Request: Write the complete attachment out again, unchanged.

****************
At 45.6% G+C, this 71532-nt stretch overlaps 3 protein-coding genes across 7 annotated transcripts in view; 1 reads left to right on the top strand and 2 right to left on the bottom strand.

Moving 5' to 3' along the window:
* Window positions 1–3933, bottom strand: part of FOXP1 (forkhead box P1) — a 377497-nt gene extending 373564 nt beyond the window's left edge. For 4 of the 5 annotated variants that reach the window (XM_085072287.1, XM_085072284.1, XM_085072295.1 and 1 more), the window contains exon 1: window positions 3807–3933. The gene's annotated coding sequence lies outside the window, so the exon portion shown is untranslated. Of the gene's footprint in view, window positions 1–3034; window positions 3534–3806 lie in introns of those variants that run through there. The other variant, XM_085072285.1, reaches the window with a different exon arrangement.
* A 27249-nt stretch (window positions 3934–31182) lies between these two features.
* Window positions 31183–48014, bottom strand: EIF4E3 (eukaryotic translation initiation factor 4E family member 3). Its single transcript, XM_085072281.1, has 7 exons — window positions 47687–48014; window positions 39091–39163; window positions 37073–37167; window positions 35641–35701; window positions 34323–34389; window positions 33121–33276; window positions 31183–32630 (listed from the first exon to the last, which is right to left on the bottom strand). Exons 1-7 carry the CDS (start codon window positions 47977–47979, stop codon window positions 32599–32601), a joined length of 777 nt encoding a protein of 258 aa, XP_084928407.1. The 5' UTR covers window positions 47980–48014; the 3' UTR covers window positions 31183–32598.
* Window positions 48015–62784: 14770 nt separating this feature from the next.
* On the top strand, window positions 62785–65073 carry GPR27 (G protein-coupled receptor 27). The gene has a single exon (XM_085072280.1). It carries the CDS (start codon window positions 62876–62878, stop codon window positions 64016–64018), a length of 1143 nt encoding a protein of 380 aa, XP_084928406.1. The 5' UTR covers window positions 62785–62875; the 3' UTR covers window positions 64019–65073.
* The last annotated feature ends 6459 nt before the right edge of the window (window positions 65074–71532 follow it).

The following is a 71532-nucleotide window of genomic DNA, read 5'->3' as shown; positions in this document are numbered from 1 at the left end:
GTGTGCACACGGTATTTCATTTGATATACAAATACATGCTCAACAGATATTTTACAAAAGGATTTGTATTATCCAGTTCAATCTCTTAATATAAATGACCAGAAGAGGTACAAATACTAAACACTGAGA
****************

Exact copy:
At 45.6% G+C, this 71532-nt stretch overlaps 3 protein-coding genes across 7 annotated transcripts in view; 1 reads left to right on the top strand and 2 right to left on the bottom strand.

Moving 5' to 3' along the window:
* Window positions 1–3933, bottom strand: part of FOXP1 (forkhead box P1) — a 377497-nt gene extending 373564 nt beyond the window's left edge. For 4 of the 5 annotated variants that reach the window (XM_085072287.1, XM_085072284.1, XM_085072295.1 and 1 more), the window contains exon 1: window positions 3807–3933. The gene's annotated coding sequence lies outside the window, so the exon portion shown is untranslated. Of the gene's footprint in view, window positions 1–3034; window positions 3534–3806 lie in introns of those variants that run through there. The other variant, XM_085072285.1, reaches the window with a different exon arrangement.
* A 27249-nt stretch (window positions 3934–31182) lies between these two features.
* Window positions 31183–48014, bottom strand: EIF4E3 (eukaryotic translation initiation factor 4E family member 3). Its single transcript, XM_085072281.1, has 7 exons — window positions 47687–48014; window positions 39091–39163; window positions 37073–37167; window positions 35641–35701; window positions 34323–34389; window positions 33121–33276; window positions 31183–32630 (listed from the first exon to the last, which is right to left on the bottom strand). Exons 1-7 carry the CDS (start codon window positions 47977–47979, stop codon window positions 32599–32601), a joined length of 777 nt encoding a protein of 258 aa, XP_084928407.1. The 5' UTR covers window positions 47980–48014; the 3' UTR covers window positions 31183–32598.
* Window positions 48015–62784: 14770 nt separating this feature from the next.
* On the top strand, window positions 62785–65073 carry GPR27 (G protein-coupled receptor 27). The gene has a single exon (XM_085072280.1). It carries the CDS (start codon window positions 62876–62878, stop codon window positions 64016–64018), a length of 1143 nt encoding a protein of 380 aa, XP_084928406.1. The 5' UTR covers window positions 62785–62875; the 3' UTR covers window positions 64019–65073.
* The last annotated feature ends 6459 nt before the right edge of the window (window positions 65074–71532 follow it).

The following is a 71532-nucleotide window of genomic DNA, read 5'->3' as shown; positions in this document are numbered from 1 at the left end:
GTGTGCACACGGTATTTCATTTGATATACAAATACATGCTCAACAGATATTTTACAAAAGGATTTGTATTATCCAGTTCAATCTCTTAATATAAATGACCAGAAGAGGTACAAATACTAAACACTGAGA